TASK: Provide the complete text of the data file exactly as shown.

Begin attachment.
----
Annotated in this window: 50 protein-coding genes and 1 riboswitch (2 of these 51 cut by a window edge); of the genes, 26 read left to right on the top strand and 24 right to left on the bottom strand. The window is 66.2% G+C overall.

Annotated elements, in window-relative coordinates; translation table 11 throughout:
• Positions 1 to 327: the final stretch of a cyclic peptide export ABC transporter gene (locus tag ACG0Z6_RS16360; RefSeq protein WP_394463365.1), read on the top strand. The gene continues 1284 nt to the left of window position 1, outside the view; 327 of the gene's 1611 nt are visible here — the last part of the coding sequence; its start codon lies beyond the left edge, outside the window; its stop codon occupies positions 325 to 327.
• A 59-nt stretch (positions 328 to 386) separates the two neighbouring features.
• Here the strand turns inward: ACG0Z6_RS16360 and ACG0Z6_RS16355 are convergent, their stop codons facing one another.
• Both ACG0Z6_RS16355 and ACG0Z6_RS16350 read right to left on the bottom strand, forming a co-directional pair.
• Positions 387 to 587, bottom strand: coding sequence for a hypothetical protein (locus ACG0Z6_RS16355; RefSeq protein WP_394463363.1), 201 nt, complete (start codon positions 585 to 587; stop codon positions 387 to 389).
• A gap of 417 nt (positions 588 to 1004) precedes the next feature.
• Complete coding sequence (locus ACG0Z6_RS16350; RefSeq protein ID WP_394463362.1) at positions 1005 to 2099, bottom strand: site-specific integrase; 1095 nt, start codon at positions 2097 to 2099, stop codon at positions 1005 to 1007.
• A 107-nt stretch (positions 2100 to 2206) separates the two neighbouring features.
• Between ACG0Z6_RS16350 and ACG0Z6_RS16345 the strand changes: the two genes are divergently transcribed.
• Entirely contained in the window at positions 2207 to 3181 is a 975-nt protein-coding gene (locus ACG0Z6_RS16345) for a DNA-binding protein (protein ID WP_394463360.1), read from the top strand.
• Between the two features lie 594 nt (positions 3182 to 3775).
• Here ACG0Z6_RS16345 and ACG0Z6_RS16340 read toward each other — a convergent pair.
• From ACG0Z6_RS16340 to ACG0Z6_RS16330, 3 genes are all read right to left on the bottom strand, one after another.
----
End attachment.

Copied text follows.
Annotated in this window: 50 protein-coding genes and 1 riboswitch (2 of these 51 cut by a window edge); of the genes, 26 read left to right on the top strand and 24 right to left on the bottom strand. The window is 66.2% G+C overall.

Annotated elements, in window-relative coordinates; translation table 11 throughout:
• Positions 1 to 327: the final stretch of a cyclic peptide export ABC transporter gene (locus tag ACG0Z6_RS16360; RefSeq protein WP_394463365.1), read on the top strand. The gene continues 1284 nt to the left of window position 1, outside the view; 327 of the gene's 1611 nt are visible here — the last part of the coding sequence; its start codon lies beyond the left edge, outside the window; its stop codon occupies positions 325 to 327.
• A 59-nt stretch (positions 328 to 386) separates the two neighbouring features.
• Here the strand turns inward: ACG0Z6_RS16360 and ACG0Z6_RS16355 are convergent, their stop codons facing one another.
• Both ACG0Z6_RS16355 and ACG0Z6_RS16350 read right to left on the bottom strand, forming a co-directional pair.
• Positions 387 to 587, bottom strand: coding sequence for a hypothetical protein (locus ACG0Z6_RS16355; RefSeq protein WP_394463363.1), 201 nt, complete (start codon positions 585 to 587; stop codon positions 387 to 389).
• A gap of 417 nt (positions 588 to 1004) precedes the next feature.
• Complete coding sequence (locus ACG0Z6_RS16350; RefSeq protein ID WP_394463362.1) at positions 1005 to 2099, bottom strand: site-specific integrase; 1095 nt, start codon at positions 2097 to 2099, stop codon at positions 1005 to 1007.
• A 107-nt stretch (positions 2100 to 2206) separates the two neighbouring features.
• Between ACG0Z6_RS16350 and ACG0Z6_RS16345 the strand changes: the two genes are divergently transcribed.
• Entirely contained in the window at positions 2207 to 3181 is a 975-nt protein-coding gene (locus ACG0Z6_RS16345) for a DNA-binding protein (protein ID WP_394463360.1), read from the top strand.
• Between the two features lie 594 nt (positions 3182 to 3775).
• Here ACG0Z6_RS16345 and ACG0Z6_RS16340 read toward each other — a convergent pair.
• From ACG0Z6_RS16340 to ACG0Z6_RS16330, 3 genes are all read right to left on the bottom strand, one after another.